The results of this test are summarized in the table below. The PDLC test cells in FIG. 3 exhibited higher contrast ratios and optical efficiency as compared to the twisted nematic cell, which can be attributed to the PDLC film's fast rise time and the effect of hysteresis in slowing down the optical decay. The test results indicated that the twisted nematic mode response time was too slow for a 25 Hz frame rate with an exponential decay pulse mode operation, and that the transmission decay within each time frame was too slow to obtain contrasts above 5:1 even with a signal ratio of 400:1. The high residual transmission at the end of each frame would also interfere with gray scale changes in a dynamic display. With the same shaped driving pulse, the PDLC film of Example 1 was operated between 70% maximum transmission and 4% minimum transmission, for a transmission ratio of 17.5 and a switching ratio of about 17:1.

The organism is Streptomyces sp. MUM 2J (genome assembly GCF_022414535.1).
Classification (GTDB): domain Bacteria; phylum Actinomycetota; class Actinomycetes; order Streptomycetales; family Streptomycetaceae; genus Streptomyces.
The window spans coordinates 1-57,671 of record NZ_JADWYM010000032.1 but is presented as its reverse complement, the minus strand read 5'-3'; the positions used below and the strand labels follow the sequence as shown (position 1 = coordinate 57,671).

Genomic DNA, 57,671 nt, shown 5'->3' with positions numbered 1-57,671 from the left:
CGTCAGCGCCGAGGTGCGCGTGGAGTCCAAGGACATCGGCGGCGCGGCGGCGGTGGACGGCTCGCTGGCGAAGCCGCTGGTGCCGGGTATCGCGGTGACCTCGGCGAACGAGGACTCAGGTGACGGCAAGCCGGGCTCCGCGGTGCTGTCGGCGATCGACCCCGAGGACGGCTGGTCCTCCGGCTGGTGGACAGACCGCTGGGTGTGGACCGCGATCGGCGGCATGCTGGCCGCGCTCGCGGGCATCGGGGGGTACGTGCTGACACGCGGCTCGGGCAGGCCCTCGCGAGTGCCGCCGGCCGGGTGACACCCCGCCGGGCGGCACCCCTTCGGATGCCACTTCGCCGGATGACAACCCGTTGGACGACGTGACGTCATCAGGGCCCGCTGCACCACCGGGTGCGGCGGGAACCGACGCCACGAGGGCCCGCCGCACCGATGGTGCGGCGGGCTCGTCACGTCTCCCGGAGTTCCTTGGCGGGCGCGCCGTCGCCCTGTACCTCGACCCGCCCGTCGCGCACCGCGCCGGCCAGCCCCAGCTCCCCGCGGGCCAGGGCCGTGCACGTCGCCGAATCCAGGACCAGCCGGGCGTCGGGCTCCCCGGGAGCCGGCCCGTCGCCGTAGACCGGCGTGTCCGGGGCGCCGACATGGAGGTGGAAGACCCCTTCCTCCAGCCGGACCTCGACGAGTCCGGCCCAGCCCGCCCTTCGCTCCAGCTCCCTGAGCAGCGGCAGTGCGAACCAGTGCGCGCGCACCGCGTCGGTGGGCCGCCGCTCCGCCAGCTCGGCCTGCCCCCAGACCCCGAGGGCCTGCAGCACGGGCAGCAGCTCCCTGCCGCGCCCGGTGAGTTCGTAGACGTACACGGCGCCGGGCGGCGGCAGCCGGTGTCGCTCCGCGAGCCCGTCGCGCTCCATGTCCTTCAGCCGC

______________________________________Bias Applied Switching T.sub.max./Voltage Voltage Ratio % T.sub.max % T.sub.min T.sub.min______________________________________0.3 4.7 15.7 84.7 60.0 1.40.2 4.5 22.5 46.0 26.0 1.80.6 10.0 16.7 97.0 42.6 2.31.35 12.0 8.9 94.0 56.8 1.60.03 12.0 400 94.0 22.0 4.3______________________________________
A voltage waveform of a pulse shape signal of alternating positive and negative DC pulses, each with a 16.7 ms frame time was applied to the PDLC cell of Example 5. This waveform corresponds to that obtained by placing an instantaneous (submillisecond) charge on the PDLC and having it leak off within a frame time by conduction through the PDLC due to its resistivity value of 7.5×109 ohm-cm (corresponding to a RC time constant of 3.3 ms), and then in the next frame placing the opposite polarity charge on the PDLC and having it leak off. The results are shown in FIG. 9. In each frame time, the optical response of the PDLC quickly reached a high transmission level within a millisecond, decayed relatively slowly until the DC pulse had decayed by more than an RC time constant, and then dropped back to its off-state transmission before the end of the 16.7 ms frame time. The positive and negative DC shaped pulses gave the same optical response. This resulted in an integrated light throughput which was 37.4% of the total incident light.